Wednesday, July 30, 2014

Don't Overspend: Seven Unexpected Things Americans Spend Too Much Money On In Retirement

One of the best ways to save money is to cut down on unnecessary expenditures. Instead of removing significant items from your family budget, simply cut down on spending in several areas to achieve the same result. Here are seven unexpected things that Americans spend too much money on.

Home Appliances


People have a habit of buying the most expensive thing they see at the store, or the newest model. This often means that they pay over the odds, when a significantly less expensive version of the product would perform the same function. Toasters, fridges, blenders, food processors, juicers and grills are examples of such items.

Clothes


While it can be tempting to buy clothes that have just come out at the best stores, they will cost a fortune. It is better to wait until items are on sale, buy everything you need, and repeat the process six months later. This will allow you to buy great clothes for yourself and your family at a fraction of their original price. You can also consider shopping at outlets for discounted prices on quality clothing that won't wear as as quickly.

Food Outside of the Home


Americans spend a great deal of money on food away from home on a yearly basis. It was estimated that the average household spent $2,500 a year on food outside of the house in 2009. While there is nothing wrong with eating out, proper food budgeting can save a lot of money. Families should decide how many times they will go out to eat each month and stick to that number. Eating out at work on the weekends can quickly add up. 

DIY Car Repairs


Being handy is usually a matter of pride for most people. However, patchy repairs and incomplete DIY car jobs often cost more money than hiring a professional. Replacing or fixing a transmission, for example, should be left to the experts, say the professionals at Minit-Tune International Corp. It's important to know what you can handle yourself, and when to take it to a mechanic to save on extra parts on repairs.

Credit Card Interest


A recent study showed that an American household owes $15,000 in credit card debt on average. This means that most Americans are paying huge amounts to credit card companies in monthly interest. To avoid this expenditure, it is best to pay off each credit card transaction within 30 days. Don't overspend and make payments on time to avoid extra fees.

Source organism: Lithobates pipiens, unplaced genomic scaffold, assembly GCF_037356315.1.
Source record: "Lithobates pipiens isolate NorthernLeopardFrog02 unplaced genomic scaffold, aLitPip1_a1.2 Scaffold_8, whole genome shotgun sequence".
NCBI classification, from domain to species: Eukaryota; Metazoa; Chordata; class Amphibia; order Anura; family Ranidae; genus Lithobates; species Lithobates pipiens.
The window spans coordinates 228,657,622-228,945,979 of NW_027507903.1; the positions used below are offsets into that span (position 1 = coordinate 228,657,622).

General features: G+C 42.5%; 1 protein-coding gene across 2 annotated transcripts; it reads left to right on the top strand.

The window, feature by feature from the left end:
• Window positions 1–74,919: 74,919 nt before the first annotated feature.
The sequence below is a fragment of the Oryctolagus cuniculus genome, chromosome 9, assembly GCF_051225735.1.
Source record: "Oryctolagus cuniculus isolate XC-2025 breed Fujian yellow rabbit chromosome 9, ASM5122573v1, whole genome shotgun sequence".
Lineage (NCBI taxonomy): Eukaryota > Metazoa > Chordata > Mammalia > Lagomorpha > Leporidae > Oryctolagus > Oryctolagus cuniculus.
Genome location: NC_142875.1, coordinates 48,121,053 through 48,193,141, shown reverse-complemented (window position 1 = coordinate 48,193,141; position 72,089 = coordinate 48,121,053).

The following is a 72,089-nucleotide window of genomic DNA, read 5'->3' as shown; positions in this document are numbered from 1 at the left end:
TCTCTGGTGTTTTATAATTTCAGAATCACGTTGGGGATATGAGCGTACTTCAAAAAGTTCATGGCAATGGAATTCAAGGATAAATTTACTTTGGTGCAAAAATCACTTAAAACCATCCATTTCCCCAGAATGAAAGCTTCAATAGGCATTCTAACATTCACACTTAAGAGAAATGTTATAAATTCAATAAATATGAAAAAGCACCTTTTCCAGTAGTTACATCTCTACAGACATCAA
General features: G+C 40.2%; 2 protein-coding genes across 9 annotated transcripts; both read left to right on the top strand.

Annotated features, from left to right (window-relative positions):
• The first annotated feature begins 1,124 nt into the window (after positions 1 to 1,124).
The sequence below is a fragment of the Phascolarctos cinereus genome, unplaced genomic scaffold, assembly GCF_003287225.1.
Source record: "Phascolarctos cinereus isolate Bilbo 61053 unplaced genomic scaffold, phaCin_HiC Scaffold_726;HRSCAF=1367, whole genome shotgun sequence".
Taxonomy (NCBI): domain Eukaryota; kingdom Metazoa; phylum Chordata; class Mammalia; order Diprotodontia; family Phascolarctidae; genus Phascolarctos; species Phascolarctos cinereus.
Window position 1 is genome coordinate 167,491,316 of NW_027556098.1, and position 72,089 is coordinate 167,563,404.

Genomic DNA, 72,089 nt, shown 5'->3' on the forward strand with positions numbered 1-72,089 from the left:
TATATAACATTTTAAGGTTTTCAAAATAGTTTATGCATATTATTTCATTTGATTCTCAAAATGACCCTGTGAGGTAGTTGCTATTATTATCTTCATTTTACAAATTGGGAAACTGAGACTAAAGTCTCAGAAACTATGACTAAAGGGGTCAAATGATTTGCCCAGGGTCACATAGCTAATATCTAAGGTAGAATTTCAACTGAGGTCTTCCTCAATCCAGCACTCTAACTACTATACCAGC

Expedited Shipping


A surge of online retailers, such as Amazon, means that many Americans buy their supplies through the internet. Buying online can often lead to savings on most items, but it also results in unnecessary spending on expedited shipping. There is nothing wrong with ordering one or two day shipping if you need an item urgently, but most people only do it so that they do not have to wait an extra few days. People surprisingly waste a lot of money with this type of shipping, especially around the holidays and birthdays. 

Gift Cards


Remarkably, it is reported that around $40 billion in gift cards was unspent from 2005 to 2012. With Americans spending a lot of money on electronics, home appliances, clothes and gifts, it is staggering to think that so many potential savings are being thrown away.

If you analyze your family's yearly budget, you will probably find that you are overspending on a few of these categories. By making incremental cuts to spending, you can lower your spending and still enjoy a similar standard of living.

3 comments:

  1. Yes, we can save on many items if we want to do so. There are on several bills the expenditure on which we can drastically cut down on. Take your electricity bills and your telephone bills. Small and simple things like making a habit to switch off the light when you leave a room and cutting down unnecessary telephone calls etc. can make a big difference.

    ReplyDelete
  2. Very good advice to save money. Today it called "lifehack" :)

    ReplyDelete
  3. It will be great if every person in USA would spent more money for health, not for cars, food and property. This is just my opinoin

    ReplyDelete

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